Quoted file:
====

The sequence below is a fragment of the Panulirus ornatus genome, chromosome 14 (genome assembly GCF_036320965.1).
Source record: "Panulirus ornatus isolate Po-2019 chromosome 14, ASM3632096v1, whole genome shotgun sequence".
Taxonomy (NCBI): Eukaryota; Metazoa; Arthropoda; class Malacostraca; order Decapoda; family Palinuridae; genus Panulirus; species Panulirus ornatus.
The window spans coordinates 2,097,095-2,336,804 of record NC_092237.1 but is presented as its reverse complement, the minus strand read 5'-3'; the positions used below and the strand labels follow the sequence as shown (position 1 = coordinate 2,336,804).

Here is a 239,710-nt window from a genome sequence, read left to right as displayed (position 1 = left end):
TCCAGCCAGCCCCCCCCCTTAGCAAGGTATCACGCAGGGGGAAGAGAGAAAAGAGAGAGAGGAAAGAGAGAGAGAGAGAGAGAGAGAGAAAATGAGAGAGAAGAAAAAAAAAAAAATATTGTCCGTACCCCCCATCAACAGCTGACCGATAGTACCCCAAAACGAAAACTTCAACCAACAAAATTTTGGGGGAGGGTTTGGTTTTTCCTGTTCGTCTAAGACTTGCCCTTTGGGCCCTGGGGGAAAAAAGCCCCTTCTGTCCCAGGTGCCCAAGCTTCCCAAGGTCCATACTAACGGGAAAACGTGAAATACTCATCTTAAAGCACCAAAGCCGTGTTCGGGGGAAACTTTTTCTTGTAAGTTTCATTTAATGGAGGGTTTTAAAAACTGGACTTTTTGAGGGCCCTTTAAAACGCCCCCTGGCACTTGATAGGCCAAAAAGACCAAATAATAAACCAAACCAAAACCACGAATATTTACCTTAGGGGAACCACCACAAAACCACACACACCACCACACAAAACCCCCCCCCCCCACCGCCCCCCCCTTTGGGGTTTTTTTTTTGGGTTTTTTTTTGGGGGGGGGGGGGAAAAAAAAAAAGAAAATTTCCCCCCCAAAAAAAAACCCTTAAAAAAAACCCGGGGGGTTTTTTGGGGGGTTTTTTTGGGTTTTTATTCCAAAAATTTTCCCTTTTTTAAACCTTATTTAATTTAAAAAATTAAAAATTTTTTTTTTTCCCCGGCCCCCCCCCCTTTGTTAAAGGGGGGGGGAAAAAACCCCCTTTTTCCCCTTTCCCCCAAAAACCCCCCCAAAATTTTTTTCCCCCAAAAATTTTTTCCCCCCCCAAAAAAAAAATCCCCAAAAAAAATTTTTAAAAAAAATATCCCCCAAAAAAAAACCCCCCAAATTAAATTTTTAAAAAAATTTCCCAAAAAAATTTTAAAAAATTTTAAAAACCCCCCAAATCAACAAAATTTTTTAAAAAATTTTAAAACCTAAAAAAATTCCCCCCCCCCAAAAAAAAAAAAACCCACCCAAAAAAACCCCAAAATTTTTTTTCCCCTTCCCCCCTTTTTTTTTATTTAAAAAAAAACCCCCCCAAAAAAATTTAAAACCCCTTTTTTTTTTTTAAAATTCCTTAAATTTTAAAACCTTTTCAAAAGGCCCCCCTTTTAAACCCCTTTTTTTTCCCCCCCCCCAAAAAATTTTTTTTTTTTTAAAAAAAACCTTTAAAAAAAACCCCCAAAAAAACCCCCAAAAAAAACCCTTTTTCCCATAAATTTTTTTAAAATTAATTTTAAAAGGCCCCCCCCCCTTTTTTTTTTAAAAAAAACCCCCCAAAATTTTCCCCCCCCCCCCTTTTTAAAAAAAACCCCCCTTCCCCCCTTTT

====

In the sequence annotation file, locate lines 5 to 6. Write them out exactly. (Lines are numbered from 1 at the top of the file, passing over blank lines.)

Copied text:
Here is a 239,710-nt window from a genome sequence, read left to right as displayed (position 1 = left end):
TCCAGCCAGCCCCCCCCCTTAGCAAGGTATCACGCAGGGGGAAGAGAGAAAAGAGAGAGAGGAAAGAGAGAGAGAGAGAGAGAGAGAGAAAATGAGAGAGAAGAAAAAAAAAAAAATATTGTCCGTACCCCCCATCAACAGCTGACCGATAGTACCCCAAAACGAAAACTTCAACCAACAAAATTTTGGGGGAGGGTTTGGTTTTTCCTGTTCGTCTAAGACTTGCCCTTTGGGCCCTGGGGGAAAAAAGCCCCTTCTGTCCCAGGTGCCCAAGCTTCCCAAGGTCCATACTAACGGGAAAACGTGAAATACTCATCTTAAAGCACCAAAGCCGTGTTCGGGGGAAACTTTTTCTTGTAAGTTTCATTTAATGGAGGGTTTTAAAAACTGGACTTTTTGAGGGCCCTTTAAAACGCCCCCTGGCACTTGATAGGCCAAAAAGACCAAATAATAAACCAAACCAAAACCACGAATATTTACCTTAGGGGAACCACCACAAAACCACACACACCACCACACAAAACCCCCCCCCCCCACCGCCCCCCCCTTTGGGGTTTTTTTTTTGGGTTTTTTTTTGGGGGGGGGGGGGAAAAAAAAAAAGAAAATTTCCCCCCCAAAAAAAAACCCTTAAAAAAAACCCGGGGGGTTTTTTGGGGGGTTTTTTTGGGTTTTTATTCCAAAAATTTTCCCTTTTTTAAACCTTATTTAATTTAAAAAATTAAAAATTTTTTTTTTTCCCCGGCCCCCCCCCCTTTGTTAAAGGGGGGGGGAAAAAACCCCCTTTTTCCCCTTTCCCCCAAAAACCCCCCCAAAATTTTTTTCCCCCAAAAATTTTTTCCCCCCCCAAAAAAAAAATCCCCAAAAAAAATTTTTAAAAAAAATATCCCCCAAAAAAAAACCCCCCAAATTAAATTTTTAAAAAAATTTCCCAAAAAAATTTTAAAAAATTTTAAAAACCCCCCAAATCAACAAAATTTTTTAAAAAATTTTAAAACCTAAAAAAATTCCCCCCCCCCAAAAAAAAAAAAACCCACCCAAAAAAACCCCAAAATTTTTTTTCCCCTTCCCCCCTTTTTTTTTATTTAAAAAAAAACCCCCCCAAAAAAATTTAAAACCCCTTTTTTTTTTTTAAAATTCCTTAAATTTTAAAACCTTTTCAAAAGGCCCCCCTTTTAAACCCCTTTTTTTTCCCCCCCCCCAAAAAATTTTTTTTTTTTTAAAAAAAACCTTTAAAAAAAACCCCCAAAAAAACCCCCAAAAAAAACCCTTTTTCCCATAAATTTTTTTAAAATTAATTTTAAAAGGCCCCCCCCCCTTTTTTTTTTAAAAAAAACCCCCCAAAATTTTCCCCCCCCCCCCTTTTTAAAAAAAACCCCCCTTCCCCCCTTTT